US ambassador to Syria visits town in Deraa in unannounced visit

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The US ambassador to Syria on Tuesday visited a town in the south of the country where 15 people were killed last week, an embassy spokesman said.

“Ambassador Robert Ford went this morning to Jassem, 65 kilometres (about 42 miles) south of Damascus as part of his routine diplomatic duties,” the spokesman, who declined to be named, told AFP.

Ford returned to the embassy after the visit, the spokesman added.

Jassem is in southern Deraa province, epicentre of anti-regime protests that broke out in mid-March, where according to activists 15 people were killed on Friday by security forces when they opened fire to crush a demonstration.

Ford in July angered Syrian authorities when he visited the flashpoint central city of Hama, along with the French ambassador to Syria Eric Chevallier.

The July 8 visit came after two huge protests in Hama during which almost half a million people rallied each time against the regime of Syrian President Bashar al-Assad, according to activists.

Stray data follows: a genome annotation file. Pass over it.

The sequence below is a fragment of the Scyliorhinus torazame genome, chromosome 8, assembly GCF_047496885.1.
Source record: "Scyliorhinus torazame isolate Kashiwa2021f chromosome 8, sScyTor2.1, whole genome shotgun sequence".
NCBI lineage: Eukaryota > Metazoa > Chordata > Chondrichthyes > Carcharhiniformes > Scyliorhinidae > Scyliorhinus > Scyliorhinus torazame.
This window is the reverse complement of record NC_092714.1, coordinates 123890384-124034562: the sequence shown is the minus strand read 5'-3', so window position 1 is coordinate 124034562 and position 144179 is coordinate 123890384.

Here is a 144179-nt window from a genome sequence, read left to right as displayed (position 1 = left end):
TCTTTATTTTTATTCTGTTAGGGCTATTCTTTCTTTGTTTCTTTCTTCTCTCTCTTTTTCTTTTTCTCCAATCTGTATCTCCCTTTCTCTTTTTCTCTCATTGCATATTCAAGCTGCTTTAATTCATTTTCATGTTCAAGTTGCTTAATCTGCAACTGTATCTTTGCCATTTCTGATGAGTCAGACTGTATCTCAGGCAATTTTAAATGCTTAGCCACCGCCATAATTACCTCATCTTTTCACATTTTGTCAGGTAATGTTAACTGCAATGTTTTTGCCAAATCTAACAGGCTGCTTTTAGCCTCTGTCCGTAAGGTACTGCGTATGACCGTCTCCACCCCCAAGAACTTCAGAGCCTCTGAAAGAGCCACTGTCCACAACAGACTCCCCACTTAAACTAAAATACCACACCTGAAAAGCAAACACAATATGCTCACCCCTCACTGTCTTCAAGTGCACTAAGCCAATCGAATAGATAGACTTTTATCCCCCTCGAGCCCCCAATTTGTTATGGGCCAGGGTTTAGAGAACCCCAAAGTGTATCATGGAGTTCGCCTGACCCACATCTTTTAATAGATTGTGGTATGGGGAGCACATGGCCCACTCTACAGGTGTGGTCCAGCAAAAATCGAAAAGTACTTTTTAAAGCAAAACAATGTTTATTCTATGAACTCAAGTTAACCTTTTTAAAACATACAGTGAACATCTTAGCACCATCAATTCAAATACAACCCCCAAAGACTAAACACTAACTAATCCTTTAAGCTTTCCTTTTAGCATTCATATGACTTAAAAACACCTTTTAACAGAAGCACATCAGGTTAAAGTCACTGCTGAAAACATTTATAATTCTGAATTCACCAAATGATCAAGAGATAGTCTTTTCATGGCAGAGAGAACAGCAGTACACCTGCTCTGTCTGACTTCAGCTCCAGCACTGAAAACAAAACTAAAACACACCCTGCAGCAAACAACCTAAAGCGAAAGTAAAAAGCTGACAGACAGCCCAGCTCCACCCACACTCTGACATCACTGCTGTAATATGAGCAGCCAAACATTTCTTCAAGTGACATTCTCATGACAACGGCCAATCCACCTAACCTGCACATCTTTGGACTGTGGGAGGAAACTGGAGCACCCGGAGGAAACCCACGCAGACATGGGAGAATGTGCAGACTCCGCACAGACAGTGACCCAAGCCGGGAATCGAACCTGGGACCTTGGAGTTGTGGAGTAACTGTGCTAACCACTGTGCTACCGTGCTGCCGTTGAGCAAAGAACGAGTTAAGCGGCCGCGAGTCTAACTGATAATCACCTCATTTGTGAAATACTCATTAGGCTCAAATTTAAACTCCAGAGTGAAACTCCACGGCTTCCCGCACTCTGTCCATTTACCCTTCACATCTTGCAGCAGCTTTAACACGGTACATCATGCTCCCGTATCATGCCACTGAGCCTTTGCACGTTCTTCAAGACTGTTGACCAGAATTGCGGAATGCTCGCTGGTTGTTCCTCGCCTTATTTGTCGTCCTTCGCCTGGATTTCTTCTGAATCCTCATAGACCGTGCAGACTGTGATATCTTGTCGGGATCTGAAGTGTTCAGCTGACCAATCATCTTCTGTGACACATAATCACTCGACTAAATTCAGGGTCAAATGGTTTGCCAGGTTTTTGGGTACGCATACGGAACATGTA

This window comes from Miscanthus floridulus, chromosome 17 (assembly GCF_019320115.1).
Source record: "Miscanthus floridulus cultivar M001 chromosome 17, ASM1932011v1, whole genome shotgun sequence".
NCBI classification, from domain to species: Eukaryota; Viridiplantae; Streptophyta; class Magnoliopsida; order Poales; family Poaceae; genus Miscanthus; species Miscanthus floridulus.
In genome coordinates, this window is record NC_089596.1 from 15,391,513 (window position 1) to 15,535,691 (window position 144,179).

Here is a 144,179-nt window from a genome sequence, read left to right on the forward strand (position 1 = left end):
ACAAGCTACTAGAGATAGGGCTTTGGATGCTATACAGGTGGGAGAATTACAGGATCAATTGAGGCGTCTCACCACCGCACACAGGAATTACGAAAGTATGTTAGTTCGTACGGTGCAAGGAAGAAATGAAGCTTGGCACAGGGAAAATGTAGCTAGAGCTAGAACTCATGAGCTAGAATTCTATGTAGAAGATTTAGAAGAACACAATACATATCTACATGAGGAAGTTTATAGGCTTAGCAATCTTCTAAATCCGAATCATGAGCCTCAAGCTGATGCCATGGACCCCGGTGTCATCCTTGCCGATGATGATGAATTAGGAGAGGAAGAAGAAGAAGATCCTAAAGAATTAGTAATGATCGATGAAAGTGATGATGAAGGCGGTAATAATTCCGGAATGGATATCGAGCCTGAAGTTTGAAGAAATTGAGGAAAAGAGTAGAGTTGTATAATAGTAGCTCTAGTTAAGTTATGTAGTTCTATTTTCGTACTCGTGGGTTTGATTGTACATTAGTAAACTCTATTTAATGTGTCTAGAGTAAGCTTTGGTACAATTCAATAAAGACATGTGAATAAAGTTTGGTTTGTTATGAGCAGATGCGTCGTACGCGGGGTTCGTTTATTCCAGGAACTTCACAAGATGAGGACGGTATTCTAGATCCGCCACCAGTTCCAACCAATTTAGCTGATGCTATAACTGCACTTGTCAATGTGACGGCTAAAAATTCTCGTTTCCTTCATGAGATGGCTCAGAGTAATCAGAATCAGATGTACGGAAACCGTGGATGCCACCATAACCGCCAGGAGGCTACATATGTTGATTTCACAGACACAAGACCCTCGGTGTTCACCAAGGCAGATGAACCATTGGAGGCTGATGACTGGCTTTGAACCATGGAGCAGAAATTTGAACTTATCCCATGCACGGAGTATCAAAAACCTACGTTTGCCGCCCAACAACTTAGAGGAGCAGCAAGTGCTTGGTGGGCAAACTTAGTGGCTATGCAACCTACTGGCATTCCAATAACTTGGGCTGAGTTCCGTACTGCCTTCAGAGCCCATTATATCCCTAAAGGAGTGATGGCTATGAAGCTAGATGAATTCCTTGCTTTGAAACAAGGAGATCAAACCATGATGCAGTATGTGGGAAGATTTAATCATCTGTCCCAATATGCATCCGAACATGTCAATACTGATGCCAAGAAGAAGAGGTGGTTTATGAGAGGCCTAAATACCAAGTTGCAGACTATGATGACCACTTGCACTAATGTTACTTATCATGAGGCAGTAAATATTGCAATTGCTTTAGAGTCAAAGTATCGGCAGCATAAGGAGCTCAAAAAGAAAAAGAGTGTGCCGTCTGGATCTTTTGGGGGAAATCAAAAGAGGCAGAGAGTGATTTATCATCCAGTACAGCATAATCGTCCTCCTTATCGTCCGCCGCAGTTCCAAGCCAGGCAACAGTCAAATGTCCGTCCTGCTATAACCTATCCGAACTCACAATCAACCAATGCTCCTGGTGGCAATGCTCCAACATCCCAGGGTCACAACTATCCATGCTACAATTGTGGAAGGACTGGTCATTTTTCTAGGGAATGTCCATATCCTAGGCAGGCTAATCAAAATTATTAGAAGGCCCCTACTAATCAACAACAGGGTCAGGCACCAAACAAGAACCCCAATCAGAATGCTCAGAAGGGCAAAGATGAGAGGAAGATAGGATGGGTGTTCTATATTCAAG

During the visit to Hama the US envoy met several protesters and the embassy later issued a statement saying Ford had wanted to see for himself developments on the ground and that the visit was not aimed at incitement.

The ambassador “wanted to see with his own eyes what was happening on the ground,” said at the time US embassy spokesman JJ Harder, as “the lack of uninhibited access for international media makes this even more important.”

“Happily,” Ford “did not witness violence from either the government or the protesters,” he said at the time.

Damascus swiftly denounced the move as an incitement to violence and a meddling in Syria’s internal affairs.

“The presence of the US ambassador in Hama without previous permission is obvious proof of the implication of the United States in the ongoing events, and of their attempts to increase (tensions), which damage Syria’s security and stability,” the foreign ministry said in a statement.

Syria’s interior ministry claimed that Ford had met “saboteurs” in Hama “who erected checkpoints, cut traffic and prevented citizens from going to work.”

Ford “incited these saboteurs to violence, to demonstrate and to refuse dialogue” with Assad’s government, the interior ministry said.